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Indicators when credit card debt is too high

You know you need to go on a diet if you have three pizzerias and a donut shop on your speed dial. But what is a sign your credit card debt is in trouble?  

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Catherine Williams, vice president of financial literacy for Money Management International, in Chicago, says the danger point for credit cards comes, "when you have to spend more than 20 percent of your take-home pay on them.

"This is a scary figure," she says, "but at least it is a marker post. We all want something to continually look toward.  Everybody wants to know where they are."

John Ventura, who runs the Center for Consumer Law at the University of Houston Law School, points out that you have to think in terms of take-home pay, because that is the money you have control over.

The outer limit is 20 percent. "If you are not able to pay a credit card off within 12 months, which means making a lot more than the minimum payment, then you are not financially sound in your financial dealings. You have too much debt," Ventura says.

"You have to take an attitude of aggressively reducing it, and that entails sacrifice. That means buying just what you need instead of what you want. You have to be really aware of what you are spending -- going to Starbucks or buying cigarettes."

It seems so simple, Ventura adds, "but people don't seem to have the desire to make those changes. The word sacrifice has become very unpopular."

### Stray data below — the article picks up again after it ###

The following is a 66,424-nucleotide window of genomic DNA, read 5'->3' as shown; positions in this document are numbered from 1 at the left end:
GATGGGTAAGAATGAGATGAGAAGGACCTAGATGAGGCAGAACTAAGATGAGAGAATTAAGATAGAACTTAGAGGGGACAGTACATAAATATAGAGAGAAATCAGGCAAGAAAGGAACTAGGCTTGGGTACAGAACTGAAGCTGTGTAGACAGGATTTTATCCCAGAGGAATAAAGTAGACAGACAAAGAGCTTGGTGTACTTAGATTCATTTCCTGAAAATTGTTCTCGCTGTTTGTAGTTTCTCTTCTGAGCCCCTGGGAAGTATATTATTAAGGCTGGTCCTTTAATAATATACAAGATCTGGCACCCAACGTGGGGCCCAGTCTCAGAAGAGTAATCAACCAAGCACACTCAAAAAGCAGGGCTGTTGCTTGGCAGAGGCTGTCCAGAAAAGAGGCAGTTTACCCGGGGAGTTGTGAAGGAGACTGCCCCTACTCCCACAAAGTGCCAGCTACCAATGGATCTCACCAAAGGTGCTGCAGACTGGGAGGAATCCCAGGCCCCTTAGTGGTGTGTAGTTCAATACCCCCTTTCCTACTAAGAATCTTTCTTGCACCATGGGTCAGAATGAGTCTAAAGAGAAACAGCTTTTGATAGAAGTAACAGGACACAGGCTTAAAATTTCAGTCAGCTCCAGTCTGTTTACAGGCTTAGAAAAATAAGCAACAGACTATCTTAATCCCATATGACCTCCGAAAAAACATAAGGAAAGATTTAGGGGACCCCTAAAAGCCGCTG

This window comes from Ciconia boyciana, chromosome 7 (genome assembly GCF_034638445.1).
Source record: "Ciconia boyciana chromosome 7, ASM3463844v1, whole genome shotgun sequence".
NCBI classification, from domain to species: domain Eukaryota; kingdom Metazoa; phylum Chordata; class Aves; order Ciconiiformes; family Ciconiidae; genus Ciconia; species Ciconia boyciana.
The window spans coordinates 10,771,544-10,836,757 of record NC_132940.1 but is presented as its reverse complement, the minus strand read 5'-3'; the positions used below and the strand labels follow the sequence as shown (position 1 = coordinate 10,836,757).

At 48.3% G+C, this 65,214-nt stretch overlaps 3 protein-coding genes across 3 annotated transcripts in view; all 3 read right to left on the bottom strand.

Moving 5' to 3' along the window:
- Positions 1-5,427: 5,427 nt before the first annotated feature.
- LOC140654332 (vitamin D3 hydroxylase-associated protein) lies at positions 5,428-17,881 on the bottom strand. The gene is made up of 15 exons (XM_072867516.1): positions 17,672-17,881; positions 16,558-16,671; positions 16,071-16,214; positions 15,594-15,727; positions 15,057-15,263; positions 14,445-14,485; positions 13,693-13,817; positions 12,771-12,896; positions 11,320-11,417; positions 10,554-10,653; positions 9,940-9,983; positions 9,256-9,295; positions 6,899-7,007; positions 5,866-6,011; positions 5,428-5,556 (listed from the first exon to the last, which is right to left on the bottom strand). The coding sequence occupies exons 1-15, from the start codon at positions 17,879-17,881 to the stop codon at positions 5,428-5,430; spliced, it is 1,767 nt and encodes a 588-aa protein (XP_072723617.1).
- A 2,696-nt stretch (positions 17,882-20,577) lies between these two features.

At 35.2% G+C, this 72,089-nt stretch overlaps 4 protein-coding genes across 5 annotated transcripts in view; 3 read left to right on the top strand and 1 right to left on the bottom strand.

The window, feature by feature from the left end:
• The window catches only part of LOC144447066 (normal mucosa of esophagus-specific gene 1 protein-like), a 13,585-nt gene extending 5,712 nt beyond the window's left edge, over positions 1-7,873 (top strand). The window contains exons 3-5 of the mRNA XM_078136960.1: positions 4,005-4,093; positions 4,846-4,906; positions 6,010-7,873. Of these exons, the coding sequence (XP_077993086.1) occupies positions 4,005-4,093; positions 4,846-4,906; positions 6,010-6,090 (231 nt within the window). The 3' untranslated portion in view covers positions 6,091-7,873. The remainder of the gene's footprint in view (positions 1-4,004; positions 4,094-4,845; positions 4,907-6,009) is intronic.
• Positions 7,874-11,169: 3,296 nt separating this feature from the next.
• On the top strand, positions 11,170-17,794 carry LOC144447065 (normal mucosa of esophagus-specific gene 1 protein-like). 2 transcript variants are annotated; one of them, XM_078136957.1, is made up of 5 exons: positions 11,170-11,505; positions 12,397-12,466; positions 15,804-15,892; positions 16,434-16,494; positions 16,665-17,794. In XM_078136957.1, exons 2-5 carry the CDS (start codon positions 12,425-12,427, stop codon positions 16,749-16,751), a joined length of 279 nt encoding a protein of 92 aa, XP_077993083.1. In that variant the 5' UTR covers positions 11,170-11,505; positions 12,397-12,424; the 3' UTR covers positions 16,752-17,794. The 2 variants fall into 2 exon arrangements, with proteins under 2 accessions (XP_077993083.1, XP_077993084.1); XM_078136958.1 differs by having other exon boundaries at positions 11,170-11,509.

Williams and Ventura offer some nonmathematical indicators that you might be too far in debt.

You're too far in debt ...
1. If you can't remember the last time you had zero balances on all your credit cards.
2. If your FICO score is below 650.
3. If you don't remember what you bought on your credit card last month.
4. If you don't really know how many coffees, teas, soft drinks or snacks you buy every week.
5. If you use your credit card for utilities, food, snacks and so on, and you're not doing it to earn frequent flier or bonus points.
6. If you have money in a 401(k), but you have to live on your credit cards in order to put it there.
7. If you have no money in any sort of general savings account.
8. If you're still paying for restaurant meals you can't remember eating.
9. If you have to take a cash advance from one credit card to make a payment on another one.
10. If you ever held a garage sale to raise money to make credit card payments.

Ventura admits it's tough to live without adding debt. "I think the only way people can do it is to budget, and I think most people don't know how to budget, or have the discipline or even the desire to budget. Their idea of budgeting is to look in their checkbook to see if they have money to spend."

Bankrate.com's corrections policy
-- Posted: June 4, 2007
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